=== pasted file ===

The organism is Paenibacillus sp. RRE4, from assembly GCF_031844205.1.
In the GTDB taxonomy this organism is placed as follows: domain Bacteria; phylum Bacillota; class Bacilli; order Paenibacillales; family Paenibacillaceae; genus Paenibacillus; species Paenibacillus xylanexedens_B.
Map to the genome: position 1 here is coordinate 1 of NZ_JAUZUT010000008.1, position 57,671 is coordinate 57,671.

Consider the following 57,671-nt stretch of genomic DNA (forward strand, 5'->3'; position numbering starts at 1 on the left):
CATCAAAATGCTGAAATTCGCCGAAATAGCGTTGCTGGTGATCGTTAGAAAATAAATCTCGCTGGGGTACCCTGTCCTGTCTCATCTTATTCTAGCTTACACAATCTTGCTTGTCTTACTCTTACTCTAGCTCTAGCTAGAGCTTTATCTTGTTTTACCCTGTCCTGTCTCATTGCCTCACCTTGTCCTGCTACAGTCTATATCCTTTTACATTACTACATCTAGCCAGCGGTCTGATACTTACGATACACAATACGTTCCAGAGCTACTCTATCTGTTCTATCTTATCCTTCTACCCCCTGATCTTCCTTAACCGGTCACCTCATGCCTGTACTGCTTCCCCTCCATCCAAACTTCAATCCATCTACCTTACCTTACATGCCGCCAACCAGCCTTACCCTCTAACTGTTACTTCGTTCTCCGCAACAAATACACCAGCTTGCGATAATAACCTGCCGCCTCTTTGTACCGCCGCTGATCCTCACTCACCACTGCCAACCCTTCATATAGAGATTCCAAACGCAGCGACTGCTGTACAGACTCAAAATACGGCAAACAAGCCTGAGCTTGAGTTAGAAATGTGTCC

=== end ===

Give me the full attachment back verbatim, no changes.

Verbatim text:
The organism is Paenibacillus sp. RRE4, from assembly GCF_031844205.1.
In the GTDB taxonomy this organism is placed as follows: domain Bacteria; phylum Bacillota; class Bacilli; order Paenibacillales; family Paenibacillaceae; genus Paenibacillus; species Paenibacillus xylanexedens_B.
Map to the genome: position 1 here is coordinate 1 of NZ_JAUZUT010000008.1, position 57,671 is coordinate 57,671.

Consider the following 57,671-nt stretch of genomic DNA (forward strand, 5'->3'; position numbering starts at 1 on the left):
CATCAAAATGCTGAAATTCGCCGAAATAGCGTTGCTGGTGATCGTTAGAAAATAAATCTCGCTGGGGTACCCTGTCCTGTCTCATCTTATTCTAGCTTACACAATCTTGCTTGTCTTACTCTTACTCTAGCTCTAGCTAGAGCTTTATCTTGTTTTACCCTGTCCTGTCTCATTGCCTCACCTTGTCCTGCTACAGTCTATATCCTTTTACATTACTACATCTAGCCAGCGGTCTGATACTTACGATACACAATACGTTCCAGAGCTACTCTATCTGTTCTATCTTATCCTTCTACCCCCTGATCTTCCTTAACCGGTCACCTCATGCCTGTACTGCTTCCCCTCCATCCAAACTTCAATCCATCTACCTTACCTTACATGCCGCCAACCAGCCTTACCCTCTAACTGTTACTTCGTTCTCCGCAACAAATACACCAGCTTGCGATAATAACCTGCCGCCTCTTTGTACCGCCGCTGATCCTCACTCACCACTGCCAACCCTTCATATAGAGATTCCAAACGCAGCGACTGCTGTACAGACTCAAAATACGGCAAACAAGCCTGAGCTTGAGTTAGAAATGTGTCC